I recently took a test which is supposed to give me a reasonable approximation of my “true IQ.” It only takes a few minutes. The result is my own business, and I invite the reader to find out an approximation with the understanding that the very fact that you are reading this blog, Piece of Mind, means that you are above average. The test is here.
Why do such tests exist? As a freshman in high school I was placed in a small section of the class at Billings Central Catholic High School, Billings, Montana, knows as the “honors” section. I did not last long. My family’s home life was not conducive to studying, and overwhelmed by distractions, the school officials decided I belonged with the regular kids. Once nice thing about that was the addition of two new class periods to my schedule, study hall and PE. Apparently the brightest kids needed neither.
I did not do well in the regular curriculum either, in fact would not discover that I had academic abilities until admission to the local college, Eastern Montana, now known as MSU-Billings. It was a tough way to grow up, but productive in the long run in that I missed out on the most important feature of American education, the dumbing down part. Schools are structured to minimize curiosity and maximize effort, forcing us to spend hours reading and regurgitating dull texts. An exciting world awaits without – one that does not use texts, but by the time the schools are done, we are trained to be incurious. In addition to tedious textbooks, we are taught to answer bells, walk in straight lines, and most importantly, be punctual. They are making employees, soldiers and bureaucrats. My every “tardy” was noted somewhere on the official record.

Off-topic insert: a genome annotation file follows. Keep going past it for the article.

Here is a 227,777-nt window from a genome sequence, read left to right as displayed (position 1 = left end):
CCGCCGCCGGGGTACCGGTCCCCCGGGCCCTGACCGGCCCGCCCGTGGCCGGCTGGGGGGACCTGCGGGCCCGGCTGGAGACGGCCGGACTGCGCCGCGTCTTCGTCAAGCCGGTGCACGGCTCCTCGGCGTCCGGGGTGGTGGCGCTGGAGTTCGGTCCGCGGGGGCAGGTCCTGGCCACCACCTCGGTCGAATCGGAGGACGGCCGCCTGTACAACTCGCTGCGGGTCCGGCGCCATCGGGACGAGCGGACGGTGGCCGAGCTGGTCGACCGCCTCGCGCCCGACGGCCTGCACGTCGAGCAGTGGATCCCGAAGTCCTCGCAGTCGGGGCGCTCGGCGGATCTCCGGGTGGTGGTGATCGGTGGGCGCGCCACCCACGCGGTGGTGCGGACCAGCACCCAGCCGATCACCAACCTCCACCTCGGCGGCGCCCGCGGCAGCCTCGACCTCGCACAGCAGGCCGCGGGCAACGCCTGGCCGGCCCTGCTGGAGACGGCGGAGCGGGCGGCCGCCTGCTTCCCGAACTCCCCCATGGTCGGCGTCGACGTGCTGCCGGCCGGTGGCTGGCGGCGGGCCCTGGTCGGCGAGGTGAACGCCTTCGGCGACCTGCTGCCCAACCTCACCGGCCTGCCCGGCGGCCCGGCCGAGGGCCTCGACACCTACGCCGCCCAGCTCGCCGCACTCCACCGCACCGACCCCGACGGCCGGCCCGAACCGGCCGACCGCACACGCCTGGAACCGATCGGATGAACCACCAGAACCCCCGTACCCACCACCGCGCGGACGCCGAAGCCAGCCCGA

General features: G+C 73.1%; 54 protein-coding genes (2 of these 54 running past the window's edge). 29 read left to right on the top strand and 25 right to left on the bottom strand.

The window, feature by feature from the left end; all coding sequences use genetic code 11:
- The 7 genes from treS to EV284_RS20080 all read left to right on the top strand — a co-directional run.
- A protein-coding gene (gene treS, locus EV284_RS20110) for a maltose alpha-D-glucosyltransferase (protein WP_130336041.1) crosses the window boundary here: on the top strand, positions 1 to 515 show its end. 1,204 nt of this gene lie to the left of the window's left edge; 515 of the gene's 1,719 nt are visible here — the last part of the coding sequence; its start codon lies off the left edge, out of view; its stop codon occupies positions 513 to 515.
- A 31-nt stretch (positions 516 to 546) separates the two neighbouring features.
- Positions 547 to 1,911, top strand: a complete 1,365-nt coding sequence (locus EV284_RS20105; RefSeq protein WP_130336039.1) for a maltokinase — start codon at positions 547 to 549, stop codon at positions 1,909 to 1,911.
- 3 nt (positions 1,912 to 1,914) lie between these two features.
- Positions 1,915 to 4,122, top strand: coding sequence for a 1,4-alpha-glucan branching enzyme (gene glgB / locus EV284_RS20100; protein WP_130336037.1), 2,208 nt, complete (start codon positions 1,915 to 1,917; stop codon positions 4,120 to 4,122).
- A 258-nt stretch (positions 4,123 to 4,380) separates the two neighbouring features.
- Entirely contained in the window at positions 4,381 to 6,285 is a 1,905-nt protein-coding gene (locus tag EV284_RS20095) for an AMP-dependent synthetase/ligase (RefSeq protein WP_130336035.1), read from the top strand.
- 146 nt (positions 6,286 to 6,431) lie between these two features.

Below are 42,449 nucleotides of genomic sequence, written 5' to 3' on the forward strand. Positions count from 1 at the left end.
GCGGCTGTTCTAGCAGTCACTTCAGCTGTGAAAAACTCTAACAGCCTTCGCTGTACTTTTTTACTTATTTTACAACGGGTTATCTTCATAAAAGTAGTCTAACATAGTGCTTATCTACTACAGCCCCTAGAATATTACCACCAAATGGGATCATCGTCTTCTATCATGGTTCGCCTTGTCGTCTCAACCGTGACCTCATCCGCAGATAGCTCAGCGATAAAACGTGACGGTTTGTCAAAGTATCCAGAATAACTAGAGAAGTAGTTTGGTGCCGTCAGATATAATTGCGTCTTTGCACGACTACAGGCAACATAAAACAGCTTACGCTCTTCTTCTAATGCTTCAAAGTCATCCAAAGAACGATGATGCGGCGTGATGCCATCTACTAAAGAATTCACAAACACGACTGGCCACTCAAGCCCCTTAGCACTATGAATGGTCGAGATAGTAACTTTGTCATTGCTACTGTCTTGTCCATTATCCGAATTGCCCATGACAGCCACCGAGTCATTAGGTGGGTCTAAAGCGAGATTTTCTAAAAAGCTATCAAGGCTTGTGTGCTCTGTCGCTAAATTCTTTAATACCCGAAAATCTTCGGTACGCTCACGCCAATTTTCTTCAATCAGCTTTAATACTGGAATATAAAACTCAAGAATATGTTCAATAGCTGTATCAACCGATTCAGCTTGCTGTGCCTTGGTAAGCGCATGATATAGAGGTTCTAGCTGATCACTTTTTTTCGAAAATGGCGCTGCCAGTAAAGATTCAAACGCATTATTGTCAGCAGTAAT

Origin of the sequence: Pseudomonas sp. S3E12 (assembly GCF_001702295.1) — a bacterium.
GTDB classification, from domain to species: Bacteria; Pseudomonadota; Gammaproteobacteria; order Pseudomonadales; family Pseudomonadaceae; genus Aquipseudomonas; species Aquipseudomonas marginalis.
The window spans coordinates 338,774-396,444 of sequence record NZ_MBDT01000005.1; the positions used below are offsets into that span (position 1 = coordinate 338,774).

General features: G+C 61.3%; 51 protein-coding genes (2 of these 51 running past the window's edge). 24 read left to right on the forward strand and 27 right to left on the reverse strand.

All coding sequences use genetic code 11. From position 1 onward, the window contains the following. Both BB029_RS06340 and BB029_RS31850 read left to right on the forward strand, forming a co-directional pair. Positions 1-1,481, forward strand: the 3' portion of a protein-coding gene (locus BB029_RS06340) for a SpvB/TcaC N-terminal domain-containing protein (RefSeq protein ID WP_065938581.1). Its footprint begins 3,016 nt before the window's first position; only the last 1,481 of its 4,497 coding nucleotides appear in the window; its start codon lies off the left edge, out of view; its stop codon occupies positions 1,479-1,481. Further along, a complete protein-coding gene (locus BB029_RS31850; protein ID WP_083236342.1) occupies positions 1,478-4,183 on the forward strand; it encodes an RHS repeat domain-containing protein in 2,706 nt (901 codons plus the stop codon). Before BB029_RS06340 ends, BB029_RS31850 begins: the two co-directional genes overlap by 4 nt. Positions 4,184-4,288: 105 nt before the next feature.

It is not an accident. The “successful” student in the United States will have the ability to cipher, skim a newspaper, read beach books, and succeed in a profession. But all other talents will remain under a bushel basket. After formal schooling those non-working hours are filled by television and sports. The employee is chained to a desk by need for health care and to pay off student loans. There’s also that thirty-year mortgage and a large vehicle with recreational equipment attached behind, courtesy of compound interest that most Americans do not understand.
The educated citizen will also vote.
Education should be guided curiosity. The basics of communication, reading and speaking and writing, come easily to all of us. They are no more than keys to unlock doors. By the time the schools get done with us, we barely know the doors are there.
Why the IQ test? No doubt it came about in the early 20th century, along with the factory school. The industrial revolution and imperialism meant that they needed factory workers and soldiers and people to manage them. IQ tests are used for sorting and culling us for employment purposes.
The test I linked to here is about abstractions, number sequences, pattern recognition. Some of us can do that sort of thing better than others. That is useful information for those on the lookout for middle managers, accountants, lawyers and technicians.
The people who built the bombs that destroyed Hiroshima and Nagasaki no doubt scored well on these tests, and made a really effective weapon, and had no knowledge or ability to fathom or to question the authority system used to maim and murder hundreds of thousands of innocent people. It takes a well-oiled education machine to extract such abilities from people without giving them useful knowledge.
By the way, people who design and build our roads, bridges, cars and homes are far more useful to our society than those geniuses who were culled out of the system and put into the Manhattan Project
PS: See: Prussian Education System